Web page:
The New Frontiers in Research Fund (NFRF) exploration grants were awarded for:
Improving lives of MS patients
Canada has some of the highest rates of MS in the world, and Saskatchewan in particular has some of this nation’s highest rates of the autoimmune disease, which causes acute attacks of neurologic dysfunction.
Current drug treatments are effective in stopping the immune system of MS patients from attacking myelin—the protective outer coating of nerve cells in the brain and spinal cord—and stabilizing symptoms such as fatigue, muscle weakness and incontinence, Levin said.
However, the immune system attack is believed to trigger degeneration of the nerve under the myelin in about half of MS patients, leading to a “slow, smouldering loss of neurologic function, which is what we are looking at,” he said.
His USask team found a mutated form of a large protein, known as A1, is found in the brains of MS patients. The Frontiers award will be used to study the mutation that causes A1 to get stuck and tangled (aggregate) inside the cytoplasm of nerve cells in MS patients, contributing to cell death.
“This grant is about interrupting that aggregation, and getting the A1 untangled so it can go about its business normally, shuttle back on forth between the nucleus and cytoplasm delivering RNA,” said Levin.
RNA is ribonucleic acid, which is turned into proteins that fuel the cell. Researchers aim to design small proteins, called peptides, to insert into the cell and untangle A1.
Team members Aravindhan Ganesan and Subha Kalyaanamoorthy from U of W, experts in computational protein biology and 3-D computer modelling, will study how A1 mutates to change shape.
Levin’s team, which includes Drs. Patricia Thibault (PhD), Joseph Clarke (PhD), Bogdan Popescu (MD, PhD), John DeCoteau (MD), Ron Geyer (PhD) and Landon Pastushok (PhD) from the USask College of Medicine, and senior Canadian Light Source (CLS) scientist Dr. Scott Rosendahl (PhD), will use an infrared CLS beamline to track the movements of fluorescent-tagged A1 in real time to understand how the protein aggregates.
The research could lead to developing add-on drugs to save nerve cells, reduce disability, and improve the lives of persons living with MS, Levin said. The findings could also benefit others with neurologic diseases such as Alzheimer’s, Parkinson’s and Lou Gehrig’s that involve malfunctioning RNA-binding proteins, Levin said.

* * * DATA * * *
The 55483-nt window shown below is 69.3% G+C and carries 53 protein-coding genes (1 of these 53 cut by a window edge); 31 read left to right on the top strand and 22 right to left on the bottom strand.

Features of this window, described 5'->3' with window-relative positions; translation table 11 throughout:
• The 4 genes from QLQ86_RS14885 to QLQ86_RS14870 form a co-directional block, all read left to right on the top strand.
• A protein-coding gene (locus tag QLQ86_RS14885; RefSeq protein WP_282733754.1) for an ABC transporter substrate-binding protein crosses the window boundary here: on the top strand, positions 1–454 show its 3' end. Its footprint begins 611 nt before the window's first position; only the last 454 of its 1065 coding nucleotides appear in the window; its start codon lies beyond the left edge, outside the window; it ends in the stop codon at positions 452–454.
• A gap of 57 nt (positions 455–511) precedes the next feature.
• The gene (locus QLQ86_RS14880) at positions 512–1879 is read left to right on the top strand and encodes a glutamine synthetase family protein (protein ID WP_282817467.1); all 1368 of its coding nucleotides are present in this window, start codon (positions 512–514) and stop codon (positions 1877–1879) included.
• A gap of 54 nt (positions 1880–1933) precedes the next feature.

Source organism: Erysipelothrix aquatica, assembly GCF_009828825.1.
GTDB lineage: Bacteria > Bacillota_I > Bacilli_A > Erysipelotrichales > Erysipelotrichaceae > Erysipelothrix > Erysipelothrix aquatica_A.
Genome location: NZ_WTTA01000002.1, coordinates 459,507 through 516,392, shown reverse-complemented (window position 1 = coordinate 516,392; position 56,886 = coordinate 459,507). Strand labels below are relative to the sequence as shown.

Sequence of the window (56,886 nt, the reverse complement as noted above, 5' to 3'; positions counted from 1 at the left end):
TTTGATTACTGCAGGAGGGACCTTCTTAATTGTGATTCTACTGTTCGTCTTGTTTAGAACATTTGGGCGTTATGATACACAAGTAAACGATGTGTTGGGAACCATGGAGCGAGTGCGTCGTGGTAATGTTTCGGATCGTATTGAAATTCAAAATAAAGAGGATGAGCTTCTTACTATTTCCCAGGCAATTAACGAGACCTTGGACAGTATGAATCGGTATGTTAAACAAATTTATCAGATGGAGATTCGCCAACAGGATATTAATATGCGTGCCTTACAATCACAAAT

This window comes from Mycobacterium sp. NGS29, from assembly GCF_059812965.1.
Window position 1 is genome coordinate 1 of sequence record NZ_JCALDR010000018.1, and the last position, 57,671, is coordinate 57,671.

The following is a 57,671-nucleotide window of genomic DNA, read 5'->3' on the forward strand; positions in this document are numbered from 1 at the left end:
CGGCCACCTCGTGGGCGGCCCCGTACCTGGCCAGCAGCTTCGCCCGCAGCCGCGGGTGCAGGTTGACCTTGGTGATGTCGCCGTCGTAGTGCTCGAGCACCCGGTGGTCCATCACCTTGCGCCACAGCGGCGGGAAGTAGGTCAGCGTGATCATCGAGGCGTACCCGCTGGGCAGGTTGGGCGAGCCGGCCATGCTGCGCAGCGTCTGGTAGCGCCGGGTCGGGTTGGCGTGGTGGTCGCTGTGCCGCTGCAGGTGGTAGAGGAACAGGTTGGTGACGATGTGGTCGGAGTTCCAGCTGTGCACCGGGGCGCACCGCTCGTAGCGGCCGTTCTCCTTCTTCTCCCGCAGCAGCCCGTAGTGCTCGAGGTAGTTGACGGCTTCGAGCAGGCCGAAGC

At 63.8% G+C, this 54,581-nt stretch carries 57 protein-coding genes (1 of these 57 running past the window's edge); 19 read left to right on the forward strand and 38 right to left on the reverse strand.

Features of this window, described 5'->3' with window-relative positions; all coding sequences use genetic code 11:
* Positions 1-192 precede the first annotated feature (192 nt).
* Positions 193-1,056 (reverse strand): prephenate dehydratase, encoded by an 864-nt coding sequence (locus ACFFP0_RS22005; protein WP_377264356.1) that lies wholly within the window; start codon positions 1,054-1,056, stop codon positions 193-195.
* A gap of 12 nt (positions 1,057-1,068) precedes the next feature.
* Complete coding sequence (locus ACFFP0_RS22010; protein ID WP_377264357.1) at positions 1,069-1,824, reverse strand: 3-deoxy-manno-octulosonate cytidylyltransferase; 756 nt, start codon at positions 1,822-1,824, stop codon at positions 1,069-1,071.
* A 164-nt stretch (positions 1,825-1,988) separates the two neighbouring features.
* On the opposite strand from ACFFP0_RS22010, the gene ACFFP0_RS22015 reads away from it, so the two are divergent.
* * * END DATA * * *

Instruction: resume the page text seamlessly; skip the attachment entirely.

Studying osteoporosis development up close
Osteoporosis (OP), a disease that causes loss of bone mass and bone deterioration, affects two million Canadians.
Cooper’s lab focuses on the hard outer shell of the bone, which stores and releases calcium and phosphate as the body requires. Bone is a living tissue that accumulates microdamage over time and is renewed in a complex process called remodelling.
Remodelling occurs through basic multicellular units (BMUs). The process has one cell type boring holes in the bone and another type refilling them. However, as people age or are treated with glucocorticoid drugs (i.e. prednisone) for such as Crohn’s disease, the pores don’t completely fill in, leading to weakening of the bone, Cooper said.
Observing the pores forming within the bones of a live animal or human in real time is difficult because imaging pores the cross-sectional size of a human hair requires a very high dose of X-ray radiation.
“The innovation we bring to this project is using the CLS, which gives us a pathway to seeing smaller things while minimizing the radiation dosage,” said Cooper.
The first big piece of Cooper’s project is three-dimensional imaging of pores as they evolve over time in a live rabbit model. The second involves studying the near real-time the effect of OP drugs on the pores, thus filling in gaps in current knowledge about the process.
The final piece is employing computer simulation to predict how BMUs behave at the microstructural level and extrapolating it out to the whole bone, with expertise provided by co-applicant and QUT bio-engineering professor Dr. Peter Pivonka (PhD).
“If you can plot out the behaviour of a BMU in the four dimensions of space and time, and scale that up in a computer simulation, you suddenly have a whole new platform for exploring treatments. You could design computer-based treatments, and then run experiments to confirm efficacy,” Cooper said.
Co-applicant team members from USask’s medical college are: Dr. Arash Panahifar (PhD), adjunct professor in medical imaging; Dr. Dean Chapman (PhD), professor of pharmacology; and Dr. Terra Arnason (MD, PhD), associate professor of endocrinology and metabolism. U of A pharmacy and pharmaceutical sciences professor Dr. Michael Doschak (PhD) is collaborating.
For the full story, visit USask's news site.